On Saturday I wrote about “Elixir, Phoenix and Windows: No faster responses than 1000 microseconds?”. I described two problems I had with Phoenix in Windows: My response times seem to be stuck at 1000 microseconds and Powershell couldn’t display the μ sign. I dug into some code and the mailing lists and found (with a lot of help) some answers.
1000 Microseconds on Windows?
The response times in Phoenix are often measured in Microseconds. Yet on Windows you won’t see any requests faster than 1000 Microseconds. That’s not because of a slower OS, but a not as precise as needed timer:
On Windows a developer has several options to get the system time. According to windowstimestamp.com there are (including the precision):
- The time service (1 ms)
- The performance counter (between 1 ms and 1 μs)
- The GetSystemTimeAsFileTime API (100 ns)
The highest precision (100 nano seconds) can be achieved with the GetSystemTimeAsFileTime API (or the GetSystemTime API, which is the same data but differently formatted).
Actually this is the API the Erlang VM (which provides the run time for Elixir and Phoenix) is using. So in theory we should be able to get more precise data out of these API. Yet the Erlang VM only returns millisecond as smallest unit. I’m pretty there are reasons for it, but I don’t understand them. If you are curious (and don’t fear a little bit C code) go ahead and look at the implementation of the timing in Erlang: sys_time.c in Erlang VM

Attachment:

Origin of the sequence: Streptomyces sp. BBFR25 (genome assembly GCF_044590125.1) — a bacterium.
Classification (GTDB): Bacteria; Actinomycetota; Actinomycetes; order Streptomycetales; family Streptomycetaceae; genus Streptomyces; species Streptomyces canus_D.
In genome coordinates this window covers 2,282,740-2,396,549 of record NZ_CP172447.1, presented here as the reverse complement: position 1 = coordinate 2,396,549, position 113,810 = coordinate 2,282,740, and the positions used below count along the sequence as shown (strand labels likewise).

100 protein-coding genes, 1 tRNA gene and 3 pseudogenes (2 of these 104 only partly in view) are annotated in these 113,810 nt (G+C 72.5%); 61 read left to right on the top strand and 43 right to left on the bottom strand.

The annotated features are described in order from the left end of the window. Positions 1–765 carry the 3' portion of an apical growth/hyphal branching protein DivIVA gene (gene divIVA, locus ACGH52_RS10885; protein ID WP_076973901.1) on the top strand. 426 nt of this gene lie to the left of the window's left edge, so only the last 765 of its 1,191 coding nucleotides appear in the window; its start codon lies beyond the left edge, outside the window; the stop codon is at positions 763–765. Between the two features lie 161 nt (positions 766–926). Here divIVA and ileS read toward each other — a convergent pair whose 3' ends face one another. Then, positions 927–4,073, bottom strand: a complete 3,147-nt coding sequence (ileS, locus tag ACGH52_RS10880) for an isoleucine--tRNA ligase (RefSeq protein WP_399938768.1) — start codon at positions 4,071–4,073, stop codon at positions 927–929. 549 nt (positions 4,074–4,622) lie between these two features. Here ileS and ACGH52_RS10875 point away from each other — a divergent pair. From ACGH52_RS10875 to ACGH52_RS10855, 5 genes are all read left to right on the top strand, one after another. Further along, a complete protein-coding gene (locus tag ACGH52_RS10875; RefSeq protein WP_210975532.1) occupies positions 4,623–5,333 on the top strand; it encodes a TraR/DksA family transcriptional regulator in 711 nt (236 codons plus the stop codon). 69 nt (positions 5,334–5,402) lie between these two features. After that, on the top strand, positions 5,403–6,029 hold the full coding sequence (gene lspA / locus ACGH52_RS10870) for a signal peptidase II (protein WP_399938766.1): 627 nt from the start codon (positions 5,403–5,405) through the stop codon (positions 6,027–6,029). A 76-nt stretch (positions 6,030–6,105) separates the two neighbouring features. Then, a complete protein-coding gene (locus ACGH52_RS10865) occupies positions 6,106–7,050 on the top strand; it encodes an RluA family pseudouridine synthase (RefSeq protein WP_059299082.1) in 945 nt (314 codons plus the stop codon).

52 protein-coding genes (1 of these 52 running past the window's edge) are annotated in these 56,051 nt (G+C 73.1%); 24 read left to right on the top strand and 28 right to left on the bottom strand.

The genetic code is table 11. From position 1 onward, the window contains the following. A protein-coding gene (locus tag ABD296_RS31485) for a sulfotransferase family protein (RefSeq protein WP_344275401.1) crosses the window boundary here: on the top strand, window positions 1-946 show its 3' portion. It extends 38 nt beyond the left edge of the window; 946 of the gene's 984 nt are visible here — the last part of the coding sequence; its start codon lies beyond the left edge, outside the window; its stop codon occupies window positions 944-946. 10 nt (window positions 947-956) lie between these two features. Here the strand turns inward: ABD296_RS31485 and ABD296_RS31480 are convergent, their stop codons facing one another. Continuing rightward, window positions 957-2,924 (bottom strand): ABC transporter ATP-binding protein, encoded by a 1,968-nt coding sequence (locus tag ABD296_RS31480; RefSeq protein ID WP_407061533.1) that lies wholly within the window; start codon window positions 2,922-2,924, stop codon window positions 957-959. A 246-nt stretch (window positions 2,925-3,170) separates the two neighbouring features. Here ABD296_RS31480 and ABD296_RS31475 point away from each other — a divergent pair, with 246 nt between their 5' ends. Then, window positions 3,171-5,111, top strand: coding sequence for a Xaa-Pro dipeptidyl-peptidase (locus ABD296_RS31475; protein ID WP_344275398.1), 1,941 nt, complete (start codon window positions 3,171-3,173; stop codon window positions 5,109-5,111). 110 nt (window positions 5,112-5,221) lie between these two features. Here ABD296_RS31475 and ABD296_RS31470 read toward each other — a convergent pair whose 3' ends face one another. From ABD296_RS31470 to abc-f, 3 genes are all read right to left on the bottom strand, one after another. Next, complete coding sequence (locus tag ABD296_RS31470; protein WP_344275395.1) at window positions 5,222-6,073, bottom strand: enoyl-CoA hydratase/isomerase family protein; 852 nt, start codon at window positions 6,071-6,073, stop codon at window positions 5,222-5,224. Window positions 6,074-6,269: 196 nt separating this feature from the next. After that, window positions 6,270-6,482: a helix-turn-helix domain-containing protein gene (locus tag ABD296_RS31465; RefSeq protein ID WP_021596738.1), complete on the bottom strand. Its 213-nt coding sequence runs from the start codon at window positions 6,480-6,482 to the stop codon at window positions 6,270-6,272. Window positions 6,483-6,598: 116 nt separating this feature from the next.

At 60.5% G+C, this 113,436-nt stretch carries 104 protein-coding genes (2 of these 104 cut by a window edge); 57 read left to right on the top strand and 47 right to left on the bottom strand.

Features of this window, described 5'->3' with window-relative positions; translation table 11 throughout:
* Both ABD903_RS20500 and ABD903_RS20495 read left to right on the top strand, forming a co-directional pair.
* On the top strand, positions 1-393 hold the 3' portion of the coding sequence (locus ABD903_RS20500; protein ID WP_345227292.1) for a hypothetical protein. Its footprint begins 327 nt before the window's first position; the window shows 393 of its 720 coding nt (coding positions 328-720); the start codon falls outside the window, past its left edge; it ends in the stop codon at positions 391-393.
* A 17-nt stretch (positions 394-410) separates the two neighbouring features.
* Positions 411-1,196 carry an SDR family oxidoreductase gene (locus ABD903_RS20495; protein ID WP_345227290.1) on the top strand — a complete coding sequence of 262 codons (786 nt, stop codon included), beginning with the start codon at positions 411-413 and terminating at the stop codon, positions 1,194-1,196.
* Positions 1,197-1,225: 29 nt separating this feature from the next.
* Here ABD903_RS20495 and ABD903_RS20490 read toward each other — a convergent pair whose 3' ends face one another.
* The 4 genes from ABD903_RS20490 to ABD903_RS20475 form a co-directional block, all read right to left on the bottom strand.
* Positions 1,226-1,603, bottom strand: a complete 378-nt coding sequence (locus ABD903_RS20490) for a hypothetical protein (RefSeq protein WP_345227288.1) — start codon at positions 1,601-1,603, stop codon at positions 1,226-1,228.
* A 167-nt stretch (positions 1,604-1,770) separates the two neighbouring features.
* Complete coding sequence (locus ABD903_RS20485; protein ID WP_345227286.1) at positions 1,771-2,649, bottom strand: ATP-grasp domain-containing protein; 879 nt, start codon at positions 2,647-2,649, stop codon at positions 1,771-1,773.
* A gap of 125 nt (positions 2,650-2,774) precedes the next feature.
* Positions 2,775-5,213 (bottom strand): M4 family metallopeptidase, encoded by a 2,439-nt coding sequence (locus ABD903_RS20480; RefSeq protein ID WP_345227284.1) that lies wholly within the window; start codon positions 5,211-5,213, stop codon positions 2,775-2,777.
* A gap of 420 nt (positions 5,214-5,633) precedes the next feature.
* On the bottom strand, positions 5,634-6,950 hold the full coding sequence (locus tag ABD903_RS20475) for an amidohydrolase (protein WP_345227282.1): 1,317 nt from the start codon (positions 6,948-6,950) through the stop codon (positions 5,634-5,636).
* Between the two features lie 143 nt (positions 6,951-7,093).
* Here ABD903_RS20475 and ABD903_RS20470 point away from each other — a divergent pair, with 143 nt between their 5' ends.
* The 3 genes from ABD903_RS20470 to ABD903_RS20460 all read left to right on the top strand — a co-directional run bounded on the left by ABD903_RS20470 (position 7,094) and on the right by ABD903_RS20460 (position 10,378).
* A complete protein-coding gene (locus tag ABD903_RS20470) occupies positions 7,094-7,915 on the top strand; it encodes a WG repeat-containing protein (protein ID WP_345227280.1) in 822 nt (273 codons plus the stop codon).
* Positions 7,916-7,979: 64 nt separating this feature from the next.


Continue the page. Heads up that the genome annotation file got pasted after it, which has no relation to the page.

1000┬Ás instead of 1000μs?
The second problem I had on saturday was the missing μ sign in my Powershell environment. I got hinted that I have to set the code page of Powershell to UTF8:
This fixed the problem for me. Unfortunately this introduced another, more grave bug to me: On putting out special characters in iex.bat, iex now fails to react completely. Until this bug is fixed, I strongly advise against this fix.